Wednesday, May 15, 2013


So the big news this week isn't Mother's Day. But it is certainly about mothers. And what they will do to be there for their kids. Angelina Jolie, sex symbol to the universe has admitted, bravely, to undergoing prophylactic double mastectomy and reconstruction, not because she has cancer but because she has children. She carries the gene that increases her odds of developing the disease and she wants to decrease her odds of not being there as they grow and develop into the people she loves more than anything in the world.

We must be proactive with our decisions to know exactly what our genetic make-up is and how it affects our families. The particular test that she needed was a simple but very expensive blood test. About $3000 of which many insurance carriers pay nothing. Hopefully, the legislation set to commence in 2014, called the Affordable Care Act will allow us testing that ordinarily might be out of our price range.

We must be diligent in questioning family members about our medical histories. Those secrets about why great-grandma died have to come out of the closet. We must be diligent in questioning our healthcare providers about tests that are currently available to us that may indicate whether we have the genetic make-up that might affect our health now and in the future.

We must not be afraid to have those tests, because we are concerned about "finding out something bad". We must be proactive about doing and getting everything we need in order to promote the best healthcare available for us and our families.

The Affordable Care Act is a very controversial political topic. It boils down to what some people think is a right rather than an entitlement. If we want the best medical care that the richest country in the world can provide us, we must be proactive about insisting that this our right and then we must be proactive about actually following through and requesting, if not demanding, what current medical science in the United States  has available to us in order to preserve our good health and perhaps prolong it. It will always cost more to treat the disease than to find out if we may have it.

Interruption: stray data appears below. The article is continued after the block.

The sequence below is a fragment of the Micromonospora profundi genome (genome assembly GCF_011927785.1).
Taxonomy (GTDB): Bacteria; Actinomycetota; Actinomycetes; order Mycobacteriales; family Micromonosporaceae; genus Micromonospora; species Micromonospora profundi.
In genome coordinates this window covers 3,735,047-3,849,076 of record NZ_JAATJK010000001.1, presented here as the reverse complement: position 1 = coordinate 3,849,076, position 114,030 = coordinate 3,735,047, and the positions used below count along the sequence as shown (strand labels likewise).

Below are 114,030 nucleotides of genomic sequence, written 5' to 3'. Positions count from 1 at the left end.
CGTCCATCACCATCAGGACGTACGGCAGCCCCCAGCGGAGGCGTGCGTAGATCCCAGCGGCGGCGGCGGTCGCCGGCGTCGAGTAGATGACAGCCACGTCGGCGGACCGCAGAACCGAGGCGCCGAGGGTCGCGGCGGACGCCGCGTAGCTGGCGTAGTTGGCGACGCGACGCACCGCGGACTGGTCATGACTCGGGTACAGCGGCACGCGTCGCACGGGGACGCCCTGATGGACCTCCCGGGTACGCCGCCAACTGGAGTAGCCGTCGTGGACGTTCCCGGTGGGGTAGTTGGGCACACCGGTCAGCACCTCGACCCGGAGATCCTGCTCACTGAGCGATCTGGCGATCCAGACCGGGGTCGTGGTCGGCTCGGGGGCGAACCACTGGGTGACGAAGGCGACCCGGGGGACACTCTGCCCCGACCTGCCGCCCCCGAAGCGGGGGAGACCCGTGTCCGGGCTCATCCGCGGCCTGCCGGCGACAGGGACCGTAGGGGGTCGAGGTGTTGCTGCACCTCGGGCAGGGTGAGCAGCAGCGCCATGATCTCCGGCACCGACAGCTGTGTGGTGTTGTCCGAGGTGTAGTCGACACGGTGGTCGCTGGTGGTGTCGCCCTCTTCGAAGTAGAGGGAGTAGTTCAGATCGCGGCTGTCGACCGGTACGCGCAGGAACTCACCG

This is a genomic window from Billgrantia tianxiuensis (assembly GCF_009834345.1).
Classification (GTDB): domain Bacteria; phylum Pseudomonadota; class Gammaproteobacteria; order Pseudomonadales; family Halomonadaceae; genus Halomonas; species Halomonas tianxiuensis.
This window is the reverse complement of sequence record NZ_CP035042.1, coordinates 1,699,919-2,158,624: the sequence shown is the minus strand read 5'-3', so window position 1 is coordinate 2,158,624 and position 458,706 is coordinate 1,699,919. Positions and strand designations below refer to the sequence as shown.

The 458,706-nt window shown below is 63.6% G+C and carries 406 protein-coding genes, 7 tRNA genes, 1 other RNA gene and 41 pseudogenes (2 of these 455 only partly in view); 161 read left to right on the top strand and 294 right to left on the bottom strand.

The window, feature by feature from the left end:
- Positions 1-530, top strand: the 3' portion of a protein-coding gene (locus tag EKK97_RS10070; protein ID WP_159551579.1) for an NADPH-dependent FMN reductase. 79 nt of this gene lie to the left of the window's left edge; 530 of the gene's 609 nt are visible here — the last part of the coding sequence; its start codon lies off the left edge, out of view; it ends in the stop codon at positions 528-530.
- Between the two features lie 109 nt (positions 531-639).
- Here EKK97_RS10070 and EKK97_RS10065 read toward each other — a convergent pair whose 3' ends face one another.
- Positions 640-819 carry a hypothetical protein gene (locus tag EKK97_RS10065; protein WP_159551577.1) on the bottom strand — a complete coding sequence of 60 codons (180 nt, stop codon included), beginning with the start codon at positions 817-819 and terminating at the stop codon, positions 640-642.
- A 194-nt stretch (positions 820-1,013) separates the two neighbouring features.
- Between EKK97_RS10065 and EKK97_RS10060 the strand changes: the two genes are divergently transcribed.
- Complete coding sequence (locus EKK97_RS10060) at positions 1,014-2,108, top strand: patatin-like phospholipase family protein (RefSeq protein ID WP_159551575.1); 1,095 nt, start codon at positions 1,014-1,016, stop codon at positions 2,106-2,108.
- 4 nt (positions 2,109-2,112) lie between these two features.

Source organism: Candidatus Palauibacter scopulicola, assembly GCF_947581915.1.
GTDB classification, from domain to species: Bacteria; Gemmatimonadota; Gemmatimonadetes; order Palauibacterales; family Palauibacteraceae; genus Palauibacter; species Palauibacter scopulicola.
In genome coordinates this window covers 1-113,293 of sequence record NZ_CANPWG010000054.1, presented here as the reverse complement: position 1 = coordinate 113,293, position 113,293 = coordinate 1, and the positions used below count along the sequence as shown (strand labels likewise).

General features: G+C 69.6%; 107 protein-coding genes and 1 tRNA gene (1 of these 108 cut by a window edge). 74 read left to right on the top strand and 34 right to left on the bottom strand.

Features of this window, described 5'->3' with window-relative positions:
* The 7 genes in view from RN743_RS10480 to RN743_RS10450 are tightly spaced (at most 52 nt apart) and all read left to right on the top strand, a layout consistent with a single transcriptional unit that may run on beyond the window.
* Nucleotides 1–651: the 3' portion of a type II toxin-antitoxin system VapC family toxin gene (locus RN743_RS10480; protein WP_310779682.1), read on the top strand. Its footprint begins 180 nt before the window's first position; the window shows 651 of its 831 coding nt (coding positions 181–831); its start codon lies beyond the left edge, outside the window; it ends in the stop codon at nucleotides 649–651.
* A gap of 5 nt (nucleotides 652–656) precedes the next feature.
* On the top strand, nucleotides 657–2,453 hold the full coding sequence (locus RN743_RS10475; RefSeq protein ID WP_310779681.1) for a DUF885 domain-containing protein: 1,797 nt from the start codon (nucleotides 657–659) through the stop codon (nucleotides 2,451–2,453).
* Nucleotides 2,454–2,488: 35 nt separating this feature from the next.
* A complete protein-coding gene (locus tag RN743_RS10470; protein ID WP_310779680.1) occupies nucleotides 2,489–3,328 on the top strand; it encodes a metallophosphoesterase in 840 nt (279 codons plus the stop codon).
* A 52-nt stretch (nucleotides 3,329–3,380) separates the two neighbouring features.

But I don't think anyone is going to send us vouchers to run off and have elaborate and expensive testing. I can't imagine a time when your insurance carrier is going to sign you and your family up. We must be proactive. For ourselves, our families, our communities and all Americans.

If celebrity brings with the package the courage to be proactive and let everyone know it, then hooray for celebrity and thanks a lot to Angelina Jolie, Debbie Wasserman and your neighbors who have come out to expose themselves for the greater good of their families and their countrypeople.

Campaigns to educate work. I remember the infancy of the stop smoking campaign. An actor, Yul Brenner, suffering with lung cancer, implored the nation, on TV to stop smoking. He made a difference. Former First Lady Betty Ford admitted to her alcoholism on national TV. Countless other celebrities brought awareness to mental illness, prostrate cancer, Alzheimer's, Autism, AIDS and so on.  Now, Angelina Jolie. They were proactive on our behalf, as well as theirs and we must continue the responsibility in order to insure our rights to preventative testing and follow through care. BE PROACTIVE.